Despite marketing itself as a conservation focused tourist attraction, the Cayman Turtle Farm is the world’s last remaining facility that commercially raises sea turtles for slaughter and consumption.
‘Neglect and cruelty’
WSPA Wildlife Campaign Leader Dr. Neil D’Cruze said: “It’s truly horrific to see this type of neglect and cruelty taking place at a tourist attraction. Life on the Cayman Turtle Farm is a world away from how sea turtles live in the wild. These naturally long ranging, wild animals are solitary creatures that can’t endure the cramped and filthy conditions at the farm. There’s simply no humane way to commercially farm sea turtles for food.”
Stress from overcrowding turns these gentle animals into cannibals and WSPA staff saw turtles with fins entirely chewed away.
In-breeding causes turtles to be born with massive deformities, such as no eyes; these young animals have no chance at life at all.
As well as uncovering systemic and shocking cruelty, WSPA’s evidence shows that the heavily indebted government owned facility is failing on its conservation remit and is simultaneously posing a potential threat to human health.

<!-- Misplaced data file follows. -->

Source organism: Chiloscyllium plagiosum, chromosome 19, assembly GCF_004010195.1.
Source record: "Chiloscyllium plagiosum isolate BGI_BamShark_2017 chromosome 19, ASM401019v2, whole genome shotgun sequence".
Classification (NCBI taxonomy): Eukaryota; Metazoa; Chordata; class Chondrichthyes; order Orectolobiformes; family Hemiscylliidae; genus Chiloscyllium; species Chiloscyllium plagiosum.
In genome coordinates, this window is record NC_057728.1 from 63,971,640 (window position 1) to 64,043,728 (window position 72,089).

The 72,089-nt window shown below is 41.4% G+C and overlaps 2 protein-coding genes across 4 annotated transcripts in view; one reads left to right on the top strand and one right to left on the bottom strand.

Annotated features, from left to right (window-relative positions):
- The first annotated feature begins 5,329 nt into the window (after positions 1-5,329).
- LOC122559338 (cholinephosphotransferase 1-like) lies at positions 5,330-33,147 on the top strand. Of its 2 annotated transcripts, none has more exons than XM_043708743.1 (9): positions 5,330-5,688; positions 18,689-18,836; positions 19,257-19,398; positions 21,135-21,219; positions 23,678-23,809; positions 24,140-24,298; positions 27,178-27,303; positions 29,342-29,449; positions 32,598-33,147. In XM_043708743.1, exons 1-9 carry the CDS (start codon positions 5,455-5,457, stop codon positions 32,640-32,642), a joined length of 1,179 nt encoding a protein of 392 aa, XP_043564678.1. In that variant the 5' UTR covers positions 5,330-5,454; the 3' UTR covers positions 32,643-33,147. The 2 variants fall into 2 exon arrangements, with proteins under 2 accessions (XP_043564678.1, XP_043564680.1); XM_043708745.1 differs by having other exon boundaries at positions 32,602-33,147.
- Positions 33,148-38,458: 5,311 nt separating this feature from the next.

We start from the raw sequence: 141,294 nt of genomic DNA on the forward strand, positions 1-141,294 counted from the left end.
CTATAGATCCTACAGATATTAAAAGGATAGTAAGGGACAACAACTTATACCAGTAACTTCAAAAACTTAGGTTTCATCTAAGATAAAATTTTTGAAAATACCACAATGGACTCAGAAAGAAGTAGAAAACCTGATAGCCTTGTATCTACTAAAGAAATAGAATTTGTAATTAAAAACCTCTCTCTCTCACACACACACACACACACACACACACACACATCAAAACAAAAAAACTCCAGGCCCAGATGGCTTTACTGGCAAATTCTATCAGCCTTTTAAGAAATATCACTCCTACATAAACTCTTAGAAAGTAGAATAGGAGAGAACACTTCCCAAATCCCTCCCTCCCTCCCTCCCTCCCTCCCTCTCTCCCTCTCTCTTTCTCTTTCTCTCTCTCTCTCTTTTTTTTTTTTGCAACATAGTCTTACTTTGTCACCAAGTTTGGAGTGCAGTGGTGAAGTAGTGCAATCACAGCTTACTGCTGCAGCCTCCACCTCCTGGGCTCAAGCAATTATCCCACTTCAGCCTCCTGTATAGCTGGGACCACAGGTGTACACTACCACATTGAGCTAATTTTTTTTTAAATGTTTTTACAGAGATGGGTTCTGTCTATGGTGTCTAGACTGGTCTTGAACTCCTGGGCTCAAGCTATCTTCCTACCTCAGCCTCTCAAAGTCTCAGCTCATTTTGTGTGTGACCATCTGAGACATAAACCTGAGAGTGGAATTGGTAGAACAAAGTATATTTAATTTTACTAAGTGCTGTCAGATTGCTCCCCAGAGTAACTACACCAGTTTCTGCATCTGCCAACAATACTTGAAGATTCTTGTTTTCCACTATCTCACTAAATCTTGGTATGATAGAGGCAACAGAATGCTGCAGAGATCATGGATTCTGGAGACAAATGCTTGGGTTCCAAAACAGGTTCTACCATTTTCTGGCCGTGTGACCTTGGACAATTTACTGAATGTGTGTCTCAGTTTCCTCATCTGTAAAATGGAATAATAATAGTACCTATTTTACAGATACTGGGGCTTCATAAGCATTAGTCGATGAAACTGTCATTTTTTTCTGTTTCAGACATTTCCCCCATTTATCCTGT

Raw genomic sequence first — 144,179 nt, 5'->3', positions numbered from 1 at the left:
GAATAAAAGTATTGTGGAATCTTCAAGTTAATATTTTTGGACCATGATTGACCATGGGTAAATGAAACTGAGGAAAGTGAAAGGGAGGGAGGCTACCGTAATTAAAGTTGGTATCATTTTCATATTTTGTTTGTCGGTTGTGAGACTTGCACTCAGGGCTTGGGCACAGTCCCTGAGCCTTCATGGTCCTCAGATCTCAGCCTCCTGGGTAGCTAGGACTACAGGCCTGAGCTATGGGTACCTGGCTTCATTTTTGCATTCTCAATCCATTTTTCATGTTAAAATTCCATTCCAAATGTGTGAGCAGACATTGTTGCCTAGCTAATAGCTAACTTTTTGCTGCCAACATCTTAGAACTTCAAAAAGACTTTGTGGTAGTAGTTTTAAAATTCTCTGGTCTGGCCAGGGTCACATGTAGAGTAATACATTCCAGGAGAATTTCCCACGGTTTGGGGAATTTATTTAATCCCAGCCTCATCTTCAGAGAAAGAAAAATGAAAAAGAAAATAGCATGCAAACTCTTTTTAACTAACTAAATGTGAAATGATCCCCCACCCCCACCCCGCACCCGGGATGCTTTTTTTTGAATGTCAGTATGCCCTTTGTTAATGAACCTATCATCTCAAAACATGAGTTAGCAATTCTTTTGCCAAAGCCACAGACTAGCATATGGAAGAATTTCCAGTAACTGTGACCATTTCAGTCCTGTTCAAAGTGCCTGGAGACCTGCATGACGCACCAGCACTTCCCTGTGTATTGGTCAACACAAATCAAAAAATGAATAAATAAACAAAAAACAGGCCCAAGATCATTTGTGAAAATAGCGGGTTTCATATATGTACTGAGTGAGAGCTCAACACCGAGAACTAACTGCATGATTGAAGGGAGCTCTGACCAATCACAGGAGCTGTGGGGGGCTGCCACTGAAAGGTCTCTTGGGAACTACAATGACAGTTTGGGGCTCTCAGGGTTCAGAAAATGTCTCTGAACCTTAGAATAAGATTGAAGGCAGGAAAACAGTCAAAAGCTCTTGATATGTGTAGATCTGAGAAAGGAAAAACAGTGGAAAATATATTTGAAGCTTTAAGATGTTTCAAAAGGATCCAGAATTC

Over 200,000 visitors, including unsuspecting British tourists, pass through the Cayman Turtle Farm’s doors each year, and are encouraged to pick up, touch and swim with the endangered sea turtles.
WSPA’s investigation uncovered traces of Salmonella, E. Coli and Vibrio vulnificus in the turtle touch tank waters – meaning that visitors who handle the turtles are at risk of getting these diseases and possibly spreading them to fellow passengers aboard their cruise ships. These tourists are at risk of contracting diseases ranging from gastroenteritis to pneumonia and cholera.
The farm has also received widespread criticism from conservationists and animal welfare groups who claim that raising turtles to release into the wild does not address the real problems of turtle decline. In fact, conservation experts say the farm runs the risk of introducing infectious diseases into the wild by releasing these turtles.
714 turtles died in 2011